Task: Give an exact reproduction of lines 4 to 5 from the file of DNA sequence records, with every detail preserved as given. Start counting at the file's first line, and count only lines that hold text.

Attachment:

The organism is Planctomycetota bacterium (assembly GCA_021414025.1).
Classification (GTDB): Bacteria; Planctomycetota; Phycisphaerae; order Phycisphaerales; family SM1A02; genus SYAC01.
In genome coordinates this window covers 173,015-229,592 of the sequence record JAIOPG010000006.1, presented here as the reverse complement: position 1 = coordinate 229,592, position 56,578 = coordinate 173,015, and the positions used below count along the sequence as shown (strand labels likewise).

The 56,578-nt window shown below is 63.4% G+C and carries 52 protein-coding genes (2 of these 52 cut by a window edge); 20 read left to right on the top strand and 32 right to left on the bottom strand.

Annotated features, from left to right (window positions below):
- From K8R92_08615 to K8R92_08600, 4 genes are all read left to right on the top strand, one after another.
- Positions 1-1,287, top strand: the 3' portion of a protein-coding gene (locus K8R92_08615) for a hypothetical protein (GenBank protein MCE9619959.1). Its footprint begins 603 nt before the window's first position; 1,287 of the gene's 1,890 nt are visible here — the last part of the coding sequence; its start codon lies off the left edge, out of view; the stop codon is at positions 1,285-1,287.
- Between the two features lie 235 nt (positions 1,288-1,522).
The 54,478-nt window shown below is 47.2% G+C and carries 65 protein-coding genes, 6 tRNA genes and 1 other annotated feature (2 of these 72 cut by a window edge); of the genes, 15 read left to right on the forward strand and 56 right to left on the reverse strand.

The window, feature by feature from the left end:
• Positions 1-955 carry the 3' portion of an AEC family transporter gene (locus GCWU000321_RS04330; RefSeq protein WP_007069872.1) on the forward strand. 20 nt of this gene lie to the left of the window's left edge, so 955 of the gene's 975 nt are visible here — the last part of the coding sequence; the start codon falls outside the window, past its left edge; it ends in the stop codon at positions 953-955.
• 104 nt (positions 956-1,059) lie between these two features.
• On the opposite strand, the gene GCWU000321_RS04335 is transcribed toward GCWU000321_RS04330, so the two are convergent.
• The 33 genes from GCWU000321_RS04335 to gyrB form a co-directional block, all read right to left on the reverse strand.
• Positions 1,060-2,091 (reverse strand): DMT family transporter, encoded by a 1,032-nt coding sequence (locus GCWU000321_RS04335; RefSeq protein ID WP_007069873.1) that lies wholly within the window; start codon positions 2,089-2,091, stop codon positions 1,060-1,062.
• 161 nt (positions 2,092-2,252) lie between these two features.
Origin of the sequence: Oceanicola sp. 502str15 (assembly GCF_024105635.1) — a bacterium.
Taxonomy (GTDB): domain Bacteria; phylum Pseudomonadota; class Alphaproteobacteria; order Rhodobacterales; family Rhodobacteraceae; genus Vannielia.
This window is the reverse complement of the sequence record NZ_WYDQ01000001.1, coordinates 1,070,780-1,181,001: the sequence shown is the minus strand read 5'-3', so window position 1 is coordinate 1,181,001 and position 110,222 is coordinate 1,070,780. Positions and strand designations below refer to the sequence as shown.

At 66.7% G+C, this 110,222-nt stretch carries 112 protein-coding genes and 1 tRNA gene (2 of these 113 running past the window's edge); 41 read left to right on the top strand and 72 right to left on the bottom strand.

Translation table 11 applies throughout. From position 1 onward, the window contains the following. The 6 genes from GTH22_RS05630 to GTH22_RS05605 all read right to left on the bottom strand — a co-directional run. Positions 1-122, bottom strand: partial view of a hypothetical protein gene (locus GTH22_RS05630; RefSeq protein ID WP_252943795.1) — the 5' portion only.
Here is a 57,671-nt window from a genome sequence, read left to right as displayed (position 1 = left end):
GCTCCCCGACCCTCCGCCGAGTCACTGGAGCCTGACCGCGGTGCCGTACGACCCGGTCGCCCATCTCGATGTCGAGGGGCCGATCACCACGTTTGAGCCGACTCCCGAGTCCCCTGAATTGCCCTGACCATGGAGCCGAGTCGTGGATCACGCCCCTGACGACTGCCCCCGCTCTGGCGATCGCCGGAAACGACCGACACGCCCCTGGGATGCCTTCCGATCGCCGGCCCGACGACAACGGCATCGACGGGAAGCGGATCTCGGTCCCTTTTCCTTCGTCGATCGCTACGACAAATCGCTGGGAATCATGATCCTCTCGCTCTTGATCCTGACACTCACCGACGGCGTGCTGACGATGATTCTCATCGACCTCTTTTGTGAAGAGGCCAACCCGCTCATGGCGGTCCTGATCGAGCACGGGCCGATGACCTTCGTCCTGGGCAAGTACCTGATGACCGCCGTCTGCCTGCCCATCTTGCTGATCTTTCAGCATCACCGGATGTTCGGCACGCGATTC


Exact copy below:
The 56,578-nt window shown below is 63.4% G+C and carries 52 protein-coding genes (2 of these 52 cut by a window edge); 20 read left to right on the top strand and 32 right to left on the bottom strand.

Annotated features, from left to right (window positions below):